The most unique thing about each integration in Webflow is that you’ll have access to short tutorials on how to connect them with your project without running into any issues.
Note that if you’re switching to a new hosting provider, there could be incompatibility issues with some of your integrations. So, you’ll need to get help from support.
Having truckloads of apps doesn’t necessarily translate to efficient performance. On WordPress, you need to make sure of the credibility of each plugin and if they’re regularly updated to avoid compatibility issues.
On the other hand, Webflow proved its extension capabilities by providing a decent range of integrations.
WIX also features a decent number of apps, but many of them seem to have issues with connection. Especially, most of their in-house apps have terrible reviews.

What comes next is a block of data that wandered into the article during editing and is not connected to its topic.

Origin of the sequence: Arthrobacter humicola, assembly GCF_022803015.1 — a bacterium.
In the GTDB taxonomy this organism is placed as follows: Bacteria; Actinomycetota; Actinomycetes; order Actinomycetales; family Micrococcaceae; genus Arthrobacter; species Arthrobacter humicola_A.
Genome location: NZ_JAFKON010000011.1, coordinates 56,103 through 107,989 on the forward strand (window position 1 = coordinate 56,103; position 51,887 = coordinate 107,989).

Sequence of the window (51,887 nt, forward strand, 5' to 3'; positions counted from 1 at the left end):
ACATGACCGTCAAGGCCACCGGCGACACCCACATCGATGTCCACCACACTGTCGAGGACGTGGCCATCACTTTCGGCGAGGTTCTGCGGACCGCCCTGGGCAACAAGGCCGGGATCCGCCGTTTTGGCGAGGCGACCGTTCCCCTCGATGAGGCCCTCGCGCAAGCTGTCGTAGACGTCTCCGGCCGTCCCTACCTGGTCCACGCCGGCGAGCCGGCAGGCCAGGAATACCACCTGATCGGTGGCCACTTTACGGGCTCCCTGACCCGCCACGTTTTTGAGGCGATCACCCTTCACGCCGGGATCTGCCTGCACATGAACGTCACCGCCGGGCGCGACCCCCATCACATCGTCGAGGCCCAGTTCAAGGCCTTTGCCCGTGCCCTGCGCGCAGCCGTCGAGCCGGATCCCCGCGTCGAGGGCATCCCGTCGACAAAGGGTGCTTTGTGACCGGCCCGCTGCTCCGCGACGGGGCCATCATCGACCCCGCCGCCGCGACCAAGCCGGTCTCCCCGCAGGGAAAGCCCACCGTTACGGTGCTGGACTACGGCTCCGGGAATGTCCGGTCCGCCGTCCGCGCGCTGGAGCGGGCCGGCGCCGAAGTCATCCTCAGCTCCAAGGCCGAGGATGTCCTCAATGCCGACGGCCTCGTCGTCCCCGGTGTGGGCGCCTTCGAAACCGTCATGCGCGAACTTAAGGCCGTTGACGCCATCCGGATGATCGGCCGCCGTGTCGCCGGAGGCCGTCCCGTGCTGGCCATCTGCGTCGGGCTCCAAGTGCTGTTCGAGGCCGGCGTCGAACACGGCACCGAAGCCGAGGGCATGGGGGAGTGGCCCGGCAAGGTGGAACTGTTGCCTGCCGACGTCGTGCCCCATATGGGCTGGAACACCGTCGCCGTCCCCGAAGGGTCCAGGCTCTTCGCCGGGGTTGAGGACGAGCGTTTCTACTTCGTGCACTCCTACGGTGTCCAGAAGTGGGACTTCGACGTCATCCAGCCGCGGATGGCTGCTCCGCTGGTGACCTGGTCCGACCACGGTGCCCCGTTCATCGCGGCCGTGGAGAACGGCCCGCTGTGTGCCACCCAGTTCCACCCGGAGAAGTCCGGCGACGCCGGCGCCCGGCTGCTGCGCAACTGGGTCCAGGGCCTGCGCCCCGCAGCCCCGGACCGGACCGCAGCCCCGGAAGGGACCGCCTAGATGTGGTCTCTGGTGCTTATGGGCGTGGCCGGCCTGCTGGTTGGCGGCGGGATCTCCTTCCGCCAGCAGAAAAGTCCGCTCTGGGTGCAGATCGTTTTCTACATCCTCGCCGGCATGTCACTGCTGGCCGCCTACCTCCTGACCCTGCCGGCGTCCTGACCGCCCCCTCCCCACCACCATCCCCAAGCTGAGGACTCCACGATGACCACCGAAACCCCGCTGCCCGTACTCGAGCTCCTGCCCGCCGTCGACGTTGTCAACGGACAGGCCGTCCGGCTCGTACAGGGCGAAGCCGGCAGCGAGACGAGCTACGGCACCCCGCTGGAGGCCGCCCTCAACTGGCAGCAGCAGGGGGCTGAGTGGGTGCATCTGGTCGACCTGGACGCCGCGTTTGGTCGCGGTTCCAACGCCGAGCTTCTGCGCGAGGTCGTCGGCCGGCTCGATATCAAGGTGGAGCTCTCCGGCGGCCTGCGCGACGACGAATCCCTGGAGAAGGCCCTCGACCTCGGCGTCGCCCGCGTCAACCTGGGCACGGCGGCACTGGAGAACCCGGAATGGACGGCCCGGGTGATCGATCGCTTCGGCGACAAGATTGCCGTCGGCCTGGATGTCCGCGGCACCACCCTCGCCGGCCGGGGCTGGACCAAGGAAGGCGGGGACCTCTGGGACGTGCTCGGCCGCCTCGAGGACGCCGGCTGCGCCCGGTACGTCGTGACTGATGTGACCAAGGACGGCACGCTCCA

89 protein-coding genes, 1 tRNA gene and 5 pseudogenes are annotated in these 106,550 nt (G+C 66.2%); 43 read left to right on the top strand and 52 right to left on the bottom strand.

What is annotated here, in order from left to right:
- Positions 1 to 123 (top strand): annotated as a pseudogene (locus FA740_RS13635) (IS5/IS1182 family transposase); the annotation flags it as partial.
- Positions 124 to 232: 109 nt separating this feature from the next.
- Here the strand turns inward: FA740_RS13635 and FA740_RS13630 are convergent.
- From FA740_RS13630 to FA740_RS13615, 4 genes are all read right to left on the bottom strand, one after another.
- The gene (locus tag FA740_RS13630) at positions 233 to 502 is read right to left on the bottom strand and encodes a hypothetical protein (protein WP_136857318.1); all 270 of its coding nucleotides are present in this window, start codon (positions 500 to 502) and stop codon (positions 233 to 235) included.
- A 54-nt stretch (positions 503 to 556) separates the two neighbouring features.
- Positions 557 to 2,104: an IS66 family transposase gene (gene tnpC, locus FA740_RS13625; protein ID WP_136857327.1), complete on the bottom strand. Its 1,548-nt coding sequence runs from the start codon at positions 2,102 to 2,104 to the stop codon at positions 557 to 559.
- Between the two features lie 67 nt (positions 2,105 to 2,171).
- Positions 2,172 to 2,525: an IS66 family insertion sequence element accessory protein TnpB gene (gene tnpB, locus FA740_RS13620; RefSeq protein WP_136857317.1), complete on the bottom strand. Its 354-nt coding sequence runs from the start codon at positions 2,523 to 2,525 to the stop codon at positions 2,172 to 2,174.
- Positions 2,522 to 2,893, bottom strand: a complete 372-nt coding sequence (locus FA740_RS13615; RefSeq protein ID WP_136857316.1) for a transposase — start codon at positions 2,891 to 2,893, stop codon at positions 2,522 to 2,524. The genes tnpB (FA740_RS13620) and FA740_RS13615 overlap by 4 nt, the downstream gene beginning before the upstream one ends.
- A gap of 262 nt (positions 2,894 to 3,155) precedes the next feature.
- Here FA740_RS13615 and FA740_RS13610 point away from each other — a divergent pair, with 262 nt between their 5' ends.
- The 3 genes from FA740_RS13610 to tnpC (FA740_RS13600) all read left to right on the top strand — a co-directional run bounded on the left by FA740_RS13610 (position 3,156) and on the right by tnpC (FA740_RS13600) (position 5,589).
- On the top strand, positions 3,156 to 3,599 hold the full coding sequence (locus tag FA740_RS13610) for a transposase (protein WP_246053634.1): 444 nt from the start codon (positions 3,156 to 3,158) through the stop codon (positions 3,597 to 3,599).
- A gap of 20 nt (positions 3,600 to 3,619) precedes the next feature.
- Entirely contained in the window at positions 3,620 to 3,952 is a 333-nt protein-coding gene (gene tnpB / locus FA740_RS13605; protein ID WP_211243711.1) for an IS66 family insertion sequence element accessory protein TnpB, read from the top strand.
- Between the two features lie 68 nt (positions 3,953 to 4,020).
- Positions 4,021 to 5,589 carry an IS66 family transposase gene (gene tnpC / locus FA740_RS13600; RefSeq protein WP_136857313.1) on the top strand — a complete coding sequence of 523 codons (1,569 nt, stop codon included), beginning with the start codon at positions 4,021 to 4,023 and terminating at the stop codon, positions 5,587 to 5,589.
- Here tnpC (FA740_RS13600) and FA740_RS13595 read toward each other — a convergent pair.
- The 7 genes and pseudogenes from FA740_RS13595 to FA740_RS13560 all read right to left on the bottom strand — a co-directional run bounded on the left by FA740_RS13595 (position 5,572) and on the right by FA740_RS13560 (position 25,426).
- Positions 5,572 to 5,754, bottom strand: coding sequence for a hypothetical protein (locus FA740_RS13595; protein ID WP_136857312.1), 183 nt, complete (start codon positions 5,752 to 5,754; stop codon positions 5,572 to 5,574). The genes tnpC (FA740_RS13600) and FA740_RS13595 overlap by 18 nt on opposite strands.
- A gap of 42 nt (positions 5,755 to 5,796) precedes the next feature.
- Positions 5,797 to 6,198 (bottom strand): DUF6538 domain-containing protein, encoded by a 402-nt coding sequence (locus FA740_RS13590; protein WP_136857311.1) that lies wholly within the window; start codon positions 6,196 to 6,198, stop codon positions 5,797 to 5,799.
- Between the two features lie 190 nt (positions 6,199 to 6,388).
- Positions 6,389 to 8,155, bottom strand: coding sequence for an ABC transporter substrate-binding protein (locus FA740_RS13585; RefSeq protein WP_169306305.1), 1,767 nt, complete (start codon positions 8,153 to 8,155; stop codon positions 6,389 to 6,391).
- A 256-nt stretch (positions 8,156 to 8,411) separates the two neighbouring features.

Where can you find better support and learning resources?
They’ve really good in-person support as they’ve got the phone, live chat, and email support for all plan users. For a quick look at your queries, they’ve supported FAQ articles on “WIX help center” available in multiple languages.
On “WIX Learn”, you can find over a dozen explainer videos to help you with getting started on the platform. Here, you can also register for upcoming Webinars and browse through previously recorded sessions.
To get your search optimization right, they’ve “SEO WIZ” where you can find helpful guides to rank your website.